• a piece of fruit 
  • sandwich.  

For travel longer than 2 hours it is important to re-check your blood glucose levels at least every 2 hours. This is to make sure your level is still above 5mmol/L.  

For more information on managing blood glucose levels while driving have a look at our diabetes and driving quick guide. It also has a 7-step guide to managing a hypo while driving. Or you can also watch our diabetes and driving video 

Eating out on holiday

One of the best things about being on holiday is being able to eat at the local restaurants or have takeaways at the beach. Not having to cook makes a nice change from ‘real life’. But it is also easier to eat larger portions and less healthier options than you normally would. This can affect your blood glucose levels. However, doing a little research on the local restaurants ahead of time can help you find healthier options on offer. Have a look at our fact sheet for tips to making healthy food choices when eating out 

Holiday drinks – how many should I be drinking?

Most people like to enjoy a drink (or two) while relaxing at the beach. But it is important not to drink too much. Not only does it increase your risk of dehydration, but it also impacts your blood glucose levels and your ability to look after your diabetes. Have a look at our fact sheet on diabetes and alcohol for advice on alcohol recommendations. There are also tips to reduce hypoglycaemia and hyperglycaemia while drinking.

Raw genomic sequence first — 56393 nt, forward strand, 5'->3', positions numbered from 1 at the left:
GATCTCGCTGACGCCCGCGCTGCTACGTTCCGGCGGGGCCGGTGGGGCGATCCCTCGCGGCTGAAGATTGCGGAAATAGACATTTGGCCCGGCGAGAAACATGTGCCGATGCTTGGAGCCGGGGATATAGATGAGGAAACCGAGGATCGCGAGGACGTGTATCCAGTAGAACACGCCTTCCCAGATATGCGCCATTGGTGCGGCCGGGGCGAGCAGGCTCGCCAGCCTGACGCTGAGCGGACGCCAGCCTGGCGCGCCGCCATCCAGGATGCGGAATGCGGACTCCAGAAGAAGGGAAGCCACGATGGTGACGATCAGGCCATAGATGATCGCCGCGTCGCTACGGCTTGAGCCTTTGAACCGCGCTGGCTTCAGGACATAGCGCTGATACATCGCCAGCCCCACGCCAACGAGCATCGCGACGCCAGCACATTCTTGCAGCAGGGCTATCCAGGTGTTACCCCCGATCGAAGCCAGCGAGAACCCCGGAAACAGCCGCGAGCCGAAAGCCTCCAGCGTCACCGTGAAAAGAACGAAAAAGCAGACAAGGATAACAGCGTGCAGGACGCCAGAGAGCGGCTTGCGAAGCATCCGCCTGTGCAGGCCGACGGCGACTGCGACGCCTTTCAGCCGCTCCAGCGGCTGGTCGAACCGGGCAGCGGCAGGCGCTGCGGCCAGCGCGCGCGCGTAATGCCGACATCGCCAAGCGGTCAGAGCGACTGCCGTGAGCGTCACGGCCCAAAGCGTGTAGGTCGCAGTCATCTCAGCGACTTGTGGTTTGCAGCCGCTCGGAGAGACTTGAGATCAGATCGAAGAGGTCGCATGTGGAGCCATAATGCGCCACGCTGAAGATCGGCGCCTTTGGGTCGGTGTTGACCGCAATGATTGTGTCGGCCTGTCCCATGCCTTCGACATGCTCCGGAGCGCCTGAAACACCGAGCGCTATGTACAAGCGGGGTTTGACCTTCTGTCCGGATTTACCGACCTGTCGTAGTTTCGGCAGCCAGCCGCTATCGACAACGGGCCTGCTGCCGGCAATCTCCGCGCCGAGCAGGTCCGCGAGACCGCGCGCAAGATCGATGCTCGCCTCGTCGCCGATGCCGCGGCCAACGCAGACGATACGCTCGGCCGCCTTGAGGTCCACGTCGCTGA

Remember to pack your active wear!

To help combat the holiday food and drink, try to do some physical activity while on holiday too. So, remember to pack your sneakers and swimsuit! Not only will you burn energy, but it will also help reduce any residual stress. It will also help you manage blood glucose levels too. A bike ride, a walk along the beach, or a swim in the ocean are great ways to keep active and reduce stress levels while on holiday. But make sure you look after your feet if walking more than usual and remember to wear sun protection. 

And finally, take a moment to reflect

While on holiday make sure to take some time out to reflect on your year. Congratulate yourself on all the things you have done well. As well as all the time and effort you have put in to managing your diabetes this year. It is no easy task. You may like to start thinking about what you want to achieve and perhaps set some new goals for the year ahead.  

Additional helpful resources:

Diabetes Australia acknowledges Aboriginal and Torres Strait Islander peoples as the Traditional Owners and Custodians of this Country. We recognise their connection to land, waters, winds and culture. We pay the upmost respect to them, their cultures and to their Elders, past and present. We are committed to improving health outcomes for all Aboriginal and Torres Strait Islander people affected by diabetes and those at risk.